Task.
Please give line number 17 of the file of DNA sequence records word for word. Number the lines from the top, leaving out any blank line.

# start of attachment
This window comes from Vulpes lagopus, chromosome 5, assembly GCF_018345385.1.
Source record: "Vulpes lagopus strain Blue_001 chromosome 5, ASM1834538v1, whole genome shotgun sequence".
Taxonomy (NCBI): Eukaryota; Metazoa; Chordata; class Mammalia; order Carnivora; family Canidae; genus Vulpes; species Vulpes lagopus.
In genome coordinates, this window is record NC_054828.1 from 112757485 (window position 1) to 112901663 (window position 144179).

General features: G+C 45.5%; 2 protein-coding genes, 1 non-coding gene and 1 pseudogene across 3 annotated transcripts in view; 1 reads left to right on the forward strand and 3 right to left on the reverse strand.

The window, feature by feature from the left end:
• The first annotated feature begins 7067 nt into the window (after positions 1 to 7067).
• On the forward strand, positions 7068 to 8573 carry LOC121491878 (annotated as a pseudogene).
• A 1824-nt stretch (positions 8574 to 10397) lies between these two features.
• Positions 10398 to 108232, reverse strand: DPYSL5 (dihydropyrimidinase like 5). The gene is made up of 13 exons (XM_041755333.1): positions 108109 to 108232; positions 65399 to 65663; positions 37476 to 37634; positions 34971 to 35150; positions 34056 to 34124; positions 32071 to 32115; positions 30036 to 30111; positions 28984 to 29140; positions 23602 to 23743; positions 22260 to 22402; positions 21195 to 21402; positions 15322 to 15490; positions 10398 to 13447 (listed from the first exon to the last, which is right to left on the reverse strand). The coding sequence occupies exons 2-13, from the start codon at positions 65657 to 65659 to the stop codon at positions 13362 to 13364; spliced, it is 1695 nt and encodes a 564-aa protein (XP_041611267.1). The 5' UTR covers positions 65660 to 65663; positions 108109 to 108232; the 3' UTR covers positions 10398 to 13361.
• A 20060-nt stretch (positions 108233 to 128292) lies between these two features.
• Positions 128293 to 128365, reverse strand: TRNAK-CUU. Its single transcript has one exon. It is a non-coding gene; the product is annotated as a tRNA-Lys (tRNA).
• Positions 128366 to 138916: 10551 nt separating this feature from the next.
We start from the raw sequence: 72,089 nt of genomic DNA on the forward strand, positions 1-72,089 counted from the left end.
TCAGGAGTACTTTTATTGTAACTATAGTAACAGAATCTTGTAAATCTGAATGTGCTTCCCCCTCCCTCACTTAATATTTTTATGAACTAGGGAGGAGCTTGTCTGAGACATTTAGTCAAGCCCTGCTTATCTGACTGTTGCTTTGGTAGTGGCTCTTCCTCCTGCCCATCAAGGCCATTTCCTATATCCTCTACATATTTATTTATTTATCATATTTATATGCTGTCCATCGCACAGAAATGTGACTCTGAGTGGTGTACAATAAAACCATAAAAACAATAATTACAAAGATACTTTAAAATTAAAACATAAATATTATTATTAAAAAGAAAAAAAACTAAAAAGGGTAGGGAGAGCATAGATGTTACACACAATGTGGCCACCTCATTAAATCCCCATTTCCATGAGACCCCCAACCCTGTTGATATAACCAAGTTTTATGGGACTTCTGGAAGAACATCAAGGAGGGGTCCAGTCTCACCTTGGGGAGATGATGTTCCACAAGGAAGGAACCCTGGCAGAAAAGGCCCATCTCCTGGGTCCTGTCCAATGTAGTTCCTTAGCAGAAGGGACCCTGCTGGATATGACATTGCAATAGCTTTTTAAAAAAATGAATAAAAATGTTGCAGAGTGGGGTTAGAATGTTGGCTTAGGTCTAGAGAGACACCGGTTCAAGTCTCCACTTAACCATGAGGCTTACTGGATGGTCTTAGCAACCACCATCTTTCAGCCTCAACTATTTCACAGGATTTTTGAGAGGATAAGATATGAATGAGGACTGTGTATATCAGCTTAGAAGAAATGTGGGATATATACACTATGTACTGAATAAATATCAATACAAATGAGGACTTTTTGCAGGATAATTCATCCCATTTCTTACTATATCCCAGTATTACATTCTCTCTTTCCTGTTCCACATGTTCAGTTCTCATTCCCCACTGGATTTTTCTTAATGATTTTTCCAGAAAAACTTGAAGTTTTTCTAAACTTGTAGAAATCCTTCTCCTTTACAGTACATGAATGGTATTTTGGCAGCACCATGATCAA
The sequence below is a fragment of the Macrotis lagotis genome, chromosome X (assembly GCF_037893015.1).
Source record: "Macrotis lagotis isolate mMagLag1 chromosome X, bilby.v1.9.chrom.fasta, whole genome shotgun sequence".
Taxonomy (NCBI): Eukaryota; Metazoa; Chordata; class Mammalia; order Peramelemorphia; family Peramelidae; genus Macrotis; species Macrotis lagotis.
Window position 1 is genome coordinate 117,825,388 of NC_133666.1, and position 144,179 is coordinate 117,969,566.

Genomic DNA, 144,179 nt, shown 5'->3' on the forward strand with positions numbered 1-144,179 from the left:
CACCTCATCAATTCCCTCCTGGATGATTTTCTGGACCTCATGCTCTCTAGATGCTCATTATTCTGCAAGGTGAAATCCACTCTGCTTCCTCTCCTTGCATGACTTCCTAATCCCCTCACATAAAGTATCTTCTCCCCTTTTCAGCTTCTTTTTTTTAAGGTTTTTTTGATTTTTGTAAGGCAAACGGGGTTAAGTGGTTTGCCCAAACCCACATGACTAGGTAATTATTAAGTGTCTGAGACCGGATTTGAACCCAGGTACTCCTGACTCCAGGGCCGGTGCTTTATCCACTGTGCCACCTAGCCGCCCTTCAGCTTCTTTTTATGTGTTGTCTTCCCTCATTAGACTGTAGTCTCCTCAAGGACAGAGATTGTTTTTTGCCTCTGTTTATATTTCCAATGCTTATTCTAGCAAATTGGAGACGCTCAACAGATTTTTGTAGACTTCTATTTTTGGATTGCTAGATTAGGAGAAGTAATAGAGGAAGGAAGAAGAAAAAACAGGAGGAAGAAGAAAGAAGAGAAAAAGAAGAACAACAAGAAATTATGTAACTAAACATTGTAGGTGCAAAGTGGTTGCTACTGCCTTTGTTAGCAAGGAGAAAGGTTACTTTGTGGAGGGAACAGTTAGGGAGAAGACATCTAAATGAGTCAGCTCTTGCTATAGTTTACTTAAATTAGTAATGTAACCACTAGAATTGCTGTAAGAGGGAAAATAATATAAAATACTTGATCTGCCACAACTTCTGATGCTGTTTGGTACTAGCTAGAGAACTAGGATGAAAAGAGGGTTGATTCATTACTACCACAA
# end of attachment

Source record: "Macrotis lagotis isolate mMagLag1 chromosome X, bilby.v1.9.chrom.fasta, whole genome shotgun sequence".